Two's chapter is a tragic, yet well-told story of how she lost her mind.

Two’s chapter is a tragic, yet well-told story of how she lost her mind.

The strength of each of these DLC chapters varies greatly from one to the next, for various reasons.  You are locked into a certain weapon type for each sister, meaning that you may have to use spears or chakrams exclusively–even if you don’t much care for those types of weapons.  Some of the chapters throw a lot of rather difficult enemies at you, demanding excellent execution or a lot of health items (which gratefully carry over from the main game).  Most notably, however, is that some of the content just features poor design decisions.  Three’s chapter is easily the worst in this regard: it packs in wave-based encounters in each level, has the most horribly tedious dragon level of the bunch, and features an end “boss” encounter that is poorly explained and frustrating.  Sadly, her story is also one of the most terrifyingly fascinating, which made me gladly plow through to see how it ended.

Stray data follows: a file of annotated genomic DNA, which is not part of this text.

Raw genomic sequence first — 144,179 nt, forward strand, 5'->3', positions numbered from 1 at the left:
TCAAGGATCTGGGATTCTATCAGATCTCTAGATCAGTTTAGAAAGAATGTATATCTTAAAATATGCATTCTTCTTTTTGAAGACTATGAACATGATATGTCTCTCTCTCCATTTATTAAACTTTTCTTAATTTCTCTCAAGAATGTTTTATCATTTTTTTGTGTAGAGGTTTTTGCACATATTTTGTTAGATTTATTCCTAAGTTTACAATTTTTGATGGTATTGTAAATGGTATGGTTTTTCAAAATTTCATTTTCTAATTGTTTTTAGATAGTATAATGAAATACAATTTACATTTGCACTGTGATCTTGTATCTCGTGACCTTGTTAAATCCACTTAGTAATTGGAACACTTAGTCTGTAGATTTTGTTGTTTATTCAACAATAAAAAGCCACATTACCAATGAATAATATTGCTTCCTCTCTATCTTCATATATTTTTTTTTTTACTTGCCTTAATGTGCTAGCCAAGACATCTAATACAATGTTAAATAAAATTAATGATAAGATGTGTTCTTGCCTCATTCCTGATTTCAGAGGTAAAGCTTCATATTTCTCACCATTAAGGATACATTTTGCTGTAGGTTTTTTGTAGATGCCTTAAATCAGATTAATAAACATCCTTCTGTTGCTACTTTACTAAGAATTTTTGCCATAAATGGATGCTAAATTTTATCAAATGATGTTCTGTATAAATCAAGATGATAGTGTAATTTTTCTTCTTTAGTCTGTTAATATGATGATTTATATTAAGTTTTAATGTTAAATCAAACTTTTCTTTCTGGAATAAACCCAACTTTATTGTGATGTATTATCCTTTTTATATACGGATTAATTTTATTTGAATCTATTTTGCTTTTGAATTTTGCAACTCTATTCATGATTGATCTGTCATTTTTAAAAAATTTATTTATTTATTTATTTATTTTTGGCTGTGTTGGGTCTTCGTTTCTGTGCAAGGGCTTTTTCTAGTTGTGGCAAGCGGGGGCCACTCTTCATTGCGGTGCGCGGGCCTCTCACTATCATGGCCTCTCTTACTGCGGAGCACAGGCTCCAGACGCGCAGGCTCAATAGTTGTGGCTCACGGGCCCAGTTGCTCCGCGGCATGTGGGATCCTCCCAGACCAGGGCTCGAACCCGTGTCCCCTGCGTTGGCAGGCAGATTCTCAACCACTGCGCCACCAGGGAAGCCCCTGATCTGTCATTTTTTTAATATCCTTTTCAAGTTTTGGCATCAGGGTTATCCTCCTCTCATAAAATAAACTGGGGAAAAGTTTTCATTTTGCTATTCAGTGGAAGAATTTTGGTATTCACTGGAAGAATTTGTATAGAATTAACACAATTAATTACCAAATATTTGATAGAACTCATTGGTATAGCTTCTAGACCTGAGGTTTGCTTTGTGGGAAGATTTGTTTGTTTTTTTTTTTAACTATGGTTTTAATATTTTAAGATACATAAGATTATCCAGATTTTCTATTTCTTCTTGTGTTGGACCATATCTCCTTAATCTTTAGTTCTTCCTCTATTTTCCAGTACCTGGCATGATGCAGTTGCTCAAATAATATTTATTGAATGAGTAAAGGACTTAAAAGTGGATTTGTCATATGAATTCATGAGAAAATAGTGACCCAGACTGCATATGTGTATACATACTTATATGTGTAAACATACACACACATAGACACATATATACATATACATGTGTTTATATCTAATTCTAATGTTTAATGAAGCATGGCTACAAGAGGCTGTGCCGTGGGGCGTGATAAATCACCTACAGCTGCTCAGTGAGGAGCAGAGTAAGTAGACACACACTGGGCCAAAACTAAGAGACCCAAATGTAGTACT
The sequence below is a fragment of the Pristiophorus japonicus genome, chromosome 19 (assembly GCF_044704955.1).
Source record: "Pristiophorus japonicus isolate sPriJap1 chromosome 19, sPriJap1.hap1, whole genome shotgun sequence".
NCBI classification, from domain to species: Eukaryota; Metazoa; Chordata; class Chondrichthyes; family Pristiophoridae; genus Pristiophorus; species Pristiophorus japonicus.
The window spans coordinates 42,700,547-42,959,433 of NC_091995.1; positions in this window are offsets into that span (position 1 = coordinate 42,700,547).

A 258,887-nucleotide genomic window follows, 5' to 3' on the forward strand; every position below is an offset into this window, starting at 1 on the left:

There’s a few other problems I had with the DLC as a whole.  First, it only reuses levels from the main game in each chapter.  I wasn’t really expecting brand-new content, but it still makes the DLC a bit more tedious, especially considering how much the main game already recycled those same levels.  Second, there isn’t much replay value to any of the chapters.  Odds are, you won’t want to play through the levels more than once: unless you want those Memoirs, which force you to replay several levels to hit max rank and see them all, or a perfect set of Trophies.  Finally, the DLC reuses a lot of the humor tricks used in the original–bleeping out lines, breaking the fourth wall, making jokes about platforming sections–and saps them of all their remaining humor.  I know the dialog was written by the same people as the main game, but a bit more creativity and variety would have been nice–especially considering the price tag.